[JAC018] Thermal Analysis of a Motor

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Thermal Analysis of a Motor
Exactly how to resolve the problem of rising temperatures is a critical issue when trying to achieve an improvement in a motor’s efficiency and output. In order to solve this problem it is important to investigate a magnetic design that reduces the losses themselves because they are a source of heat, but it is also important to study a thermal design that improves heat dissipation and does not let the temperature rise. Copper loss in the coils and iron loss in the core are the dominant heat sources, so this analysis mainly evaluates the effects of this heat. Changes in the magnet’s properties due to temperature are large and its heat resistance is low, so it is necessary to design while paying careful attention to rising temperatures during operation. During operation, rated evaluations with a continuously operated constant load are run until a thermal balanced state has been reached. In addition to these rated evaluations, however, thermal transient evaluations that add a thermal cycle with an intermittently operated electrical overload are performed, as well.
In order to carry out an accurate thermal design, it is necessary to first correctly understand the heat generation amount and location, so it would be advantageous to calculate the losses in a magnetic field analysis simulation using the finite element method, and from there to carry out a thermal analysis using the resulting loss distribution.
In this example, how to evaluate a motor’s temperature distribution by creating a thermal analysis model that can investigate the loss analysis and temperature distribution in order to obtain the motor’s total loss distribution, and then analyzing the elevated temperature process.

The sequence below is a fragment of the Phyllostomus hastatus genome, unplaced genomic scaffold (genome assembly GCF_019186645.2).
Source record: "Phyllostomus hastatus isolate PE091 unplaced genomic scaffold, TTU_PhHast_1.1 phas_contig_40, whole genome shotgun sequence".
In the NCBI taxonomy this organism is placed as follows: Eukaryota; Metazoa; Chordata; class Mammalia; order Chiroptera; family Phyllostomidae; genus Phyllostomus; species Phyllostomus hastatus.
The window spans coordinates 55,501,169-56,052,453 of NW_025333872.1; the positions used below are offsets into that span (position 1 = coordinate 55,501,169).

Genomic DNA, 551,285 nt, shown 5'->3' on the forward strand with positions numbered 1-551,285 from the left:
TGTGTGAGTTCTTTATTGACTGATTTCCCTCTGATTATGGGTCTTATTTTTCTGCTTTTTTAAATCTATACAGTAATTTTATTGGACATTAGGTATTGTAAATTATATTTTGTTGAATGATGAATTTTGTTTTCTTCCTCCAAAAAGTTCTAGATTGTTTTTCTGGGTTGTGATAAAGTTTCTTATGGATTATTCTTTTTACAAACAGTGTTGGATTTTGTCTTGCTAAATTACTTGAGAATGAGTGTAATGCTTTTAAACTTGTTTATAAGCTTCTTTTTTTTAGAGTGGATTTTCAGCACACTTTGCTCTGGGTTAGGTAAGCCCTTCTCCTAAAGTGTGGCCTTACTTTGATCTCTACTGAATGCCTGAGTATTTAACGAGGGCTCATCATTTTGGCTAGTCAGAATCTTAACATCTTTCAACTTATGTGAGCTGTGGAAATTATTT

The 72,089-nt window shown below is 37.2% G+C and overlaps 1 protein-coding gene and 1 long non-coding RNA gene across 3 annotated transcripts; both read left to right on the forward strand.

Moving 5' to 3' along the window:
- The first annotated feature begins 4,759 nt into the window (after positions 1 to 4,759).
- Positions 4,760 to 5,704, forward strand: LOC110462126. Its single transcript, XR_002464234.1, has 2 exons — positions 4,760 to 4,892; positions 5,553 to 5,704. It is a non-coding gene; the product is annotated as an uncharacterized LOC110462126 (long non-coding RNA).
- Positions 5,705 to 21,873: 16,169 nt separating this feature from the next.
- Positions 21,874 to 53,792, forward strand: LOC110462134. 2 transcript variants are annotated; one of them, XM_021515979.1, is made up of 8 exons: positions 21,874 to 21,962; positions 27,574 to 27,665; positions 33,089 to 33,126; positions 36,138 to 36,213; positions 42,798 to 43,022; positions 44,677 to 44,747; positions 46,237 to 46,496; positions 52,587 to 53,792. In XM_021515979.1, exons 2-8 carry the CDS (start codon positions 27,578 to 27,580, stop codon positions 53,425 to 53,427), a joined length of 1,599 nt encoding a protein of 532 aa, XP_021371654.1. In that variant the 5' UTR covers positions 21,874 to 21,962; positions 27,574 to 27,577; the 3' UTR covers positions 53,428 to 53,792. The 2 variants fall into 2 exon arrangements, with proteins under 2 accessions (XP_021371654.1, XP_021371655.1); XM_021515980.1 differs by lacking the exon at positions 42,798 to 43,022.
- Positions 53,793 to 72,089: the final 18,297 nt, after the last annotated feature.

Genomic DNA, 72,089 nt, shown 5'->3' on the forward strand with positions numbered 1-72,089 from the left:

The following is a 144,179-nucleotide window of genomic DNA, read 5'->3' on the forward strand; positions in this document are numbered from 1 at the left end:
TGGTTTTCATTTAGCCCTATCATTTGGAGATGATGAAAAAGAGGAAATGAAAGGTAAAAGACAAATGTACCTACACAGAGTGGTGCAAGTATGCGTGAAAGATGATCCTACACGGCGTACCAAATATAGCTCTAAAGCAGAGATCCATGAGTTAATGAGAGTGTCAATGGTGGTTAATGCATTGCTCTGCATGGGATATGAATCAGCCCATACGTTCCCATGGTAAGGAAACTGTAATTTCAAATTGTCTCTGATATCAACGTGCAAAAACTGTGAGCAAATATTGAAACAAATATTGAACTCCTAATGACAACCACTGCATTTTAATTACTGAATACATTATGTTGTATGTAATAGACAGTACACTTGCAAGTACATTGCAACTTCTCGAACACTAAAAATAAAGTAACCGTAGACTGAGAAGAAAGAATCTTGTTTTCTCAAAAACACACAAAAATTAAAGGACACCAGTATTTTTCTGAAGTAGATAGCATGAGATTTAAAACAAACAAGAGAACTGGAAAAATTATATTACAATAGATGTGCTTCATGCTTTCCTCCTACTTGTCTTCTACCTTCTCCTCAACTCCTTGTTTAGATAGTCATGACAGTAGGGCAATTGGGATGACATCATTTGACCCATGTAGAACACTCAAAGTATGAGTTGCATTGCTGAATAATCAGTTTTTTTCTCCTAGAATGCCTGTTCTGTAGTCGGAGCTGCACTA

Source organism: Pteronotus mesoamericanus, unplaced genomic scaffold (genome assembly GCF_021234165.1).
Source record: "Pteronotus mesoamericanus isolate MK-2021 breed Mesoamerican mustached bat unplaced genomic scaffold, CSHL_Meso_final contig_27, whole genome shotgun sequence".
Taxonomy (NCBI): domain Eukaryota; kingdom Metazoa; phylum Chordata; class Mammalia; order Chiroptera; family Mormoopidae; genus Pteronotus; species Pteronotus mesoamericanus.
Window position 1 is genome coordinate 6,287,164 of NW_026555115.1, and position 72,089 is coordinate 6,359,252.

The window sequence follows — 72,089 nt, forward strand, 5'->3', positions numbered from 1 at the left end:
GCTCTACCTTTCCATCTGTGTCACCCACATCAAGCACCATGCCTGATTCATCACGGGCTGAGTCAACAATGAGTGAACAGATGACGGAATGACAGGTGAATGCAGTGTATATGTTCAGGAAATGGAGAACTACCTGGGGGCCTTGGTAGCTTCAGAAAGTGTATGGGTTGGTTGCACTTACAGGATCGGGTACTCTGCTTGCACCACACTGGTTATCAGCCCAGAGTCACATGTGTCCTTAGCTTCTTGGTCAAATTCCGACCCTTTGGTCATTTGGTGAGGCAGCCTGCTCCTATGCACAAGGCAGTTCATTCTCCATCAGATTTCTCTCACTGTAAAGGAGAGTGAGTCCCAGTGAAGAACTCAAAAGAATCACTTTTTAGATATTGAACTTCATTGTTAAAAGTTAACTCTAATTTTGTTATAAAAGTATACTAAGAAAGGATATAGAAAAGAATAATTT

Table 1. Loss in Each Part
The values of the losses in each part when a 2 A current is applied are shown in Table 1.
The loss in the coil is relatively large, and it is expected to be the main source of heat.

Temperature Distribution at Steady State

Fig.1. Temperature Distribution at a Steady State
The distribution of temperature at the steady state when a 2 A current is applied is shown in Fig. 1.
The result shows that the temperature is transferred from the coil to the surrounding parts.

Temperature Variation

The points where the temperature is measured in each part and the temperature changes when a 2 A current is applied are shown in Fig. 2 and Fig. 3.
Fig. 3 shows that the temperature in each part reaches a steady state.

Fig.2. Points of Measuring Temperature for Each Part
Fig.3. Temperature variation

Consecutive Operating Time and Average Torque with Various Currents

The current was set at three times the rated value to increase the average torque to 1.0 Nm or above. The average torque and temperature variations in the coil are shown in Table 2 and Fig. 4 (see Fig. 2 for the points of measurement).
Although increasing the current produces a higher torque, at a motor drive time of 20 min the coil’s temperature exceeds the upper temperature limit of 180 deg C.
By carrying out a magnetic field-thermal coupled analysis in this way, it is possible to evaluate the motor’s properties and constraints with more detail.

Table 2. Current and Average Torque
Fig.4. Temperature Variation of the Coil with Various Currents

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